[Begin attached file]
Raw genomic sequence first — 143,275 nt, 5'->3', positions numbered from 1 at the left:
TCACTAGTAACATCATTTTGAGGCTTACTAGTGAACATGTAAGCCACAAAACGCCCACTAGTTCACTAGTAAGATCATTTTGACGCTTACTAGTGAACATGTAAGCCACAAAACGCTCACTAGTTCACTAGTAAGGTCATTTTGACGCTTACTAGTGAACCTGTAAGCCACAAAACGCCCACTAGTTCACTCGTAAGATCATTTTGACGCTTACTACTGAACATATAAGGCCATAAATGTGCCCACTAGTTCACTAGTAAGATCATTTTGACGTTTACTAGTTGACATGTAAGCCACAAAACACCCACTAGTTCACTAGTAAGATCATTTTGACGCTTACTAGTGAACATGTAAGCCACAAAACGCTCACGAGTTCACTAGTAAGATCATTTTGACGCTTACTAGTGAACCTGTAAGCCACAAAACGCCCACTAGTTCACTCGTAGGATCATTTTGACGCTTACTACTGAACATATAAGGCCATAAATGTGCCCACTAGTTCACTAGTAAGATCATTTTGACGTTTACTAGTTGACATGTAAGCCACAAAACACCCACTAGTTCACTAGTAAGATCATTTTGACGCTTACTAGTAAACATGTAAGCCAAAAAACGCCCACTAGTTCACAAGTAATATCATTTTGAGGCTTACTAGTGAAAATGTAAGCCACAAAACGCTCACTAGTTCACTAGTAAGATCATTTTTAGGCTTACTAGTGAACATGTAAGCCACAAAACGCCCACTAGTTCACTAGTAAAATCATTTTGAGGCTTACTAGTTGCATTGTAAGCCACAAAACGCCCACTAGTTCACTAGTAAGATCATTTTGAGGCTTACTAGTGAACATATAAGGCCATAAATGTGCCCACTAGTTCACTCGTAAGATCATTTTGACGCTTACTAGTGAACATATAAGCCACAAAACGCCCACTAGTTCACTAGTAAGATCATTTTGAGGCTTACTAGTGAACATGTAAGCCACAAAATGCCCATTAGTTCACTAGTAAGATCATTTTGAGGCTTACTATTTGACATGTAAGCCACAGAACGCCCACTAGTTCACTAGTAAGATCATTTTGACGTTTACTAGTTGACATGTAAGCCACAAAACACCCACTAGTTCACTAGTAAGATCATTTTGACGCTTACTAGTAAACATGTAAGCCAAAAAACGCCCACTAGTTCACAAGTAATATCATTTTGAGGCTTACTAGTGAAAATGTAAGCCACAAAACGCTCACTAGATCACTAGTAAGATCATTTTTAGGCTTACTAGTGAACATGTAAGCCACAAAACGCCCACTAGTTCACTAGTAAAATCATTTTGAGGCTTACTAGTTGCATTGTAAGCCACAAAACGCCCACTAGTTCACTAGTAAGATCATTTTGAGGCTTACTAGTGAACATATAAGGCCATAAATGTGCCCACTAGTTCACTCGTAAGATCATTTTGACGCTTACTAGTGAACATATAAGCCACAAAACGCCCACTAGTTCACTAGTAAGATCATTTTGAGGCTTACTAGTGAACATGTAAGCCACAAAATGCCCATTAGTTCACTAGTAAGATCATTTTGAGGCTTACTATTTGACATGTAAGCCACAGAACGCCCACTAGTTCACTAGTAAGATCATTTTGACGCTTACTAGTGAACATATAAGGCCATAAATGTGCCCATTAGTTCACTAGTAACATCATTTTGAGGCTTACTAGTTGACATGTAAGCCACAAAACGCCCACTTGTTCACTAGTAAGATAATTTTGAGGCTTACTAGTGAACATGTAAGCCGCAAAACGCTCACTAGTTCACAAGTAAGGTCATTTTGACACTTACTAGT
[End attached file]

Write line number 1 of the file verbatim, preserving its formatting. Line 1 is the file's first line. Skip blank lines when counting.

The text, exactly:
Raw genomic sequence first — 143,275 nt, 5'->3', positions numbered from 1 at the left: